Photo courtesy of Two Brainz
You often hear about how a performer “shut down” a concert venue with a particularly rousing performance. But Lil Bibby literally shut down the Canopy Club last week. The audience was so lit that a fight broke out about 20 minutes into his set. While it’s unfortunate that the show had to be cancelled, the crowd’s atmosphere speaks volumes. The fact that the place was packed wall-to-wall with fans shows how far Bibby has come, and it suggests that the 20-year-old Chicago native has an even brighter future ahead.
The past two years have been a whirlwind for the young emcee. During that span, Bibby dropped two mixtapes — Free Crack and Free Crack II — that catapulted him onto the national radar. He earned a spot on XXL Magazine‘s famed freshman list in 2014, and he’s collaborated with the likes of Nicki Minaj and Chris Brown. And yet, he’s hungry as ever.
Bibby got his nickname because he used to have a jumper like former NBA standout Mike Bibby. But he also has a baby face, à la Steph Curry, so when you hear him rap for the first time you might be taken aback. He has arguably the deepest voice in the game — it’s a bit reminiscent of Shyne‘s low inflection. That attribute — along with with his ability to switch flows like a lane switch on Lake Shore Drive — set Bibby apart from many of the up-and-comers out of the Windy City. UPC had the opportunity to chop it up with Bibby for myriad of topics, including his friendship with Drake, his favorite artists growing up and his plans for a new EP.
UPC: You and Lil Herb are really close friends. What’s it like when you two hop in the studio together?
Lil Bibby: We just freestyle, man. We go right in the booth together and just usually make the song in about 20 or 30 minutes.
UPC: Is there one freestyle that sticks out in your mind that was especially tough?
LB: Well the last one we just did, “Aint Heard About You,” I really liked that one. I was just flicking through my e-mails, pulled up the beat, grabbed Herb like ‘C’mon, let’s do this,’ and then we finished it.
UPC: How was your creative process different from Free Crack to Free Crack II?
LB: For Free Crack, I had a little more time. I wrote most of the songs on Free Crack. On Free Crack II, I basically freestyled like 80 percent of the tape.
UPC: That’s impressive. I read that Drake really likes your music and that you guys have met up before. Talk to me about that experience — what was it like chillin’ with Drake and what did you guys do?
LB: The first time I met him was at his show. I think it was in Atlanta. That was the first show I’d ever been to. When he saw me he was just turnt up. He was like more excited than I was, he was like ‘Oh my God, Bibby, Bibby, wassup man?’ And then we prayed before [the concert]. I was happy to see that my favorite rapper was that excited to see me too.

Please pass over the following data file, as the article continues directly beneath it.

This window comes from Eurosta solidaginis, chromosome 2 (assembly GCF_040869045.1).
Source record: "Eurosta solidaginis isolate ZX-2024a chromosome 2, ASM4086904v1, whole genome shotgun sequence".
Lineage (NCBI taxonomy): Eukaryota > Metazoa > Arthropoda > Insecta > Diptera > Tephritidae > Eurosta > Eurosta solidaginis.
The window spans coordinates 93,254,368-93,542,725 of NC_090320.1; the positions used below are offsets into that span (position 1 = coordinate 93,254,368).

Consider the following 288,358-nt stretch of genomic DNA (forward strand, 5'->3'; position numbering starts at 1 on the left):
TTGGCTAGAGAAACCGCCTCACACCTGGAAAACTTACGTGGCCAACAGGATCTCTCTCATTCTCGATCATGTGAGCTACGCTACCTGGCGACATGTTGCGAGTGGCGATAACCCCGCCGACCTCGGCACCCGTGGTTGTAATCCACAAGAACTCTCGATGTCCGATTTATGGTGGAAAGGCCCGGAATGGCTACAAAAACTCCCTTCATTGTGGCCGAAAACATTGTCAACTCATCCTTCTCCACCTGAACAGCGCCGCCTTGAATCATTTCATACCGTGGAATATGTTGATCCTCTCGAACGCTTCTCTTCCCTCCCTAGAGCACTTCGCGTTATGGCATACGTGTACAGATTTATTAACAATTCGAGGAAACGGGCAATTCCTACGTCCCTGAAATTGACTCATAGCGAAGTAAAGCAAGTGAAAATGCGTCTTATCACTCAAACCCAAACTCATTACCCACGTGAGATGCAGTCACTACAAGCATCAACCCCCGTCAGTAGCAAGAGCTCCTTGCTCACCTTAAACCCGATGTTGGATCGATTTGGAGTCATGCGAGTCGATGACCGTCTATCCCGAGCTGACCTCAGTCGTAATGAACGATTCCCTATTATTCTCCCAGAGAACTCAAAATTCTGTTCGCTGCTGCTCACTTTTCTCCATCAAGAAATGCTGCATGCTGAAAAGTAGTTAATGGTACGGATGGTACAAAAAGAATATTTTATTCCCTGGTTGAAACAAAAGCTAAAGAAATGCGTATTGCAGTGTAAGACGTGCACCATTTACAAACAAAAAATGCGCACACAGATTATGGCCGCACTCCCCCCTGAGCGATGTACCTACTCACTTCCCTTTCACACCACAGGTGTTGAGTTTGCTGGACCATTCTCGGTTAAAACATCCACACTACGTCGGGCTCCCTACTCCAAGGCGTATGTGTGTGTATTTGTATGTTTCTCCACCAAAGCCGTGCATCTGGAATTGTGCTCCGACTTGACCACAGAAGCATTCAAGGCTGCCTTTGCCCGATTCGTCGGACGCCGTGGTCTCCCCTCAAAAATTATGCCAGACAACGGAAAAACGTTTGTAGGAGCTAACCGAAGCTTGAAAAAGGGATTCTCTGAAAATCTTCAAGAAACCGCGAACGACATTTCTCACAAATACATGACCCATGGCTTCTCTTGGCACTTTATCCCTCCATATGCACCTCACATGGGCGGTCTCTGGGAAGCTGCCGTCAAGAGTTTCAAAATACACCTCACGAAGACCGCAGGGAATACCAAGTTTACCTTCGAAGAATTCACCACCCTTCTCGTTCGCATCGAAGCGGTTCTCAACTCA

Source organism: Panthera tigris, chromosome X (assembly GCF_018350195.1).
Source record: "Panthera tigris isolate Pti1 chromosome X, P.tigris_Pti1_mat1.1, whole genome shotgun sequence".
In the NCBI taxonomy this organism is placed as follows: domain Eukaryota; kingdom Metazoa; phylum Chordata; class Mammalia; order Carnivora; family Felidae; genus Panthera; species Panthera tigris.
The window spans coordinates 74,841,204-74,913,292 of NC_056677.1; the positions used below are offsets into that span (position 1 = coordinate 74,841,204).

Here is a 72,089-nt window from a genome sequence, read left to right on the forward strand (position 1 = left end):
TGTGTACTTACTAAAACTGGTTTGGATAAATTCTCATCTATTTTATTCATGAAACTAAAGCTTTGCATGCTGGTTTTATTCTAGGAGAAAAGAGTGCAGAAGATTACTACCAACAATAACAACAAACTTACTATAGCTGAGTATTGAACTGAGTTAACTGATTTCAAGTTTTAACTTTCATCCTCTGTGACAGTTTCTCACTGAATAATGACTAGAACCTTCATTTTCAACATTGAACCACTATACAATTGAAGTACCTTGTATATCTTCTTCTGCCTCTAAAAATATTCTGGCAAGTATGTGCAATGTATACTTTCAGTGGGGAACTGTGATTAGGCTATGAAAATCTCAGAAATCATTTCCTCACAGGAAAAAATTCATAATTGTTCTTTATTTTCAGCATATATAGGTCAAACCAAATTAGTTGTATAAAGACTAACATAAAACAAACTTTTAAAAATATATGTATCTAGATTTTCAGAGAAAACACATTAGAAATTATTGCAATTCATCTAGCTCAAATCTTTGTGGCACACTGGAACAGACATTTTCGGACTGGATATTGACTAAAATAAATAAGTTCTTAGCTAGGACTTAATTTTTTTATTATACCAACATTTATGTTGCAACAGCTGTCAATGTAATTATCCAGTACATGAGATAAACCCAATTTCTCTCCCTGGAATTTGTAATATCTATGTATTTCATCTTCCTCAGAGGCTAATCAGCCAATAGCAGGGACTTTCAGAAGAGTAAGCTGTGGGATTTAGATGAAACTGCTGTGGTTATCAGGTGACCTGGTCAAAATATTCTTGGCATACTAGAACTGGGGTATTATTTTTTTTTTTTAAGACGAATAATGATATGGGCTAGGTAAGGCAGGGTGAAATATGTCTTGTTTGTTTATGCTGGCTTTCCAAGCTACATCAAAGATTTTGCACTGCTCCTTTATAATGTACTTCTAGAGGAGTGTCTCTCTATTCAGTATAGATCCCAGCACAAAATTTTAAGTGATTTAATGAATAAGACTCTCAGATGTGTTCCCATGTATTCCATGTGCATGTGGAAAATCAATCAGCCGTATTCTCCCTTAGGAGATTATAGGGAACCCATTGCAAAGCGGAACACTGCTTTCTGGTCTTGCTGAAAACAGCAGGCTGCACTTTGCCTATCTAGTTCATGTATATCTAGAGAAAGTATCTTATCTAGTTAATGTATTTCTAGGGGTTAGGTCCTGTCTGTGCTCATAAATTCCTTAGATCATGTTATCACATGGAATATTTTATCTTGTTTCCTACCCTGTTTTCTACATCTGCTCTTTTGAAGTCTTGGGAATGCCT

UPC: Are you guys still in contact? Do you think you’ll ever work with him?
LB: Yeah, of course. Well, before I dropped Free Crack II, I ran into him at his show — I forgot where it was — it was the Wayne vs. Drake show.
UPC: Yeah, I went to that. It was in Tinley Park.
LB: Yeah, Tinley Park.
UPC: So I know you’ve heard this a lot in the past year, but congrats on the XXL freshman status.
LB: Thank you.
UPC: What was your favorite part of that whole experience — going to New York, meeting the rest of the freshman class, what sticks out?
LB: Well I got to see a lot of my friends and people that I listen to like Chance, Durk, Kevin Gates, Rich Homie, people like that.
UPC: What’s it feel like to go from this buzzing Chi-town rapper to working with some of the hottest artists in the game like Young Thug and Nicki Minaj?
LB: It feels good, but I’m still working man. I’m still going hard. I’m trying to stay as humble as possible and keep going until I can get 100 million.
UPC: Who are some artists you want to collaborate with but you haven’t had a chance to yet?
LB: Rich Homie Quan. Drake, of course. Jay Z.
UPC: Hov would be a big one. Did you grow up listening to him?
LB: Actually I didn’t. I didn’t grow up listening to Jay Z, but I started listening to Jay Z about three years ago. I became a big fan.
UPC: What’s your favorite Jay Z album?
LB: The Blueprint.
UPC: Mine is probably The Black Album.
LB: Yeah, the The Black Album is great.
UPC: And his flow on Reasonable Doubt is unreal. So who’d you grow up listening to?
LB: I grew up listening to Lil Wayne, Young Jeezy, Gucci Mane and Drake.
UPC: Drake is the guy right now. What are some of your favorite cities now that you’ve done some traveling?
LB: I really like New York. Boston, of course. The whole Midwest is just crazy.
UPC: They were lit inside the Canopy Club just now.
LB: Yeah, they started fighting.
UPC: Maybe it was a little bit too lit. Moving on, what are some of your favorite food spots in Chicago?
LB: Harold’s Chicken. And there’s this pizza spot, it’s called Italian Fiesta — I don’t know if you guys have had that.
UPC: I’m from DC, but I’ve heard about Harold’s. I need to get it when I’m around the way.
LB: Yeah, Harold’s is crazy. And I like Ruth’s Chris downtown.
UPC: So any news about the new EP?
LB: I think I’m gonna put out a street album.
Watch the video for “Water” below, and keep an eye out for Lil Bibby’s new EP dropping this year. Follow him on Twitter @LilBibby_.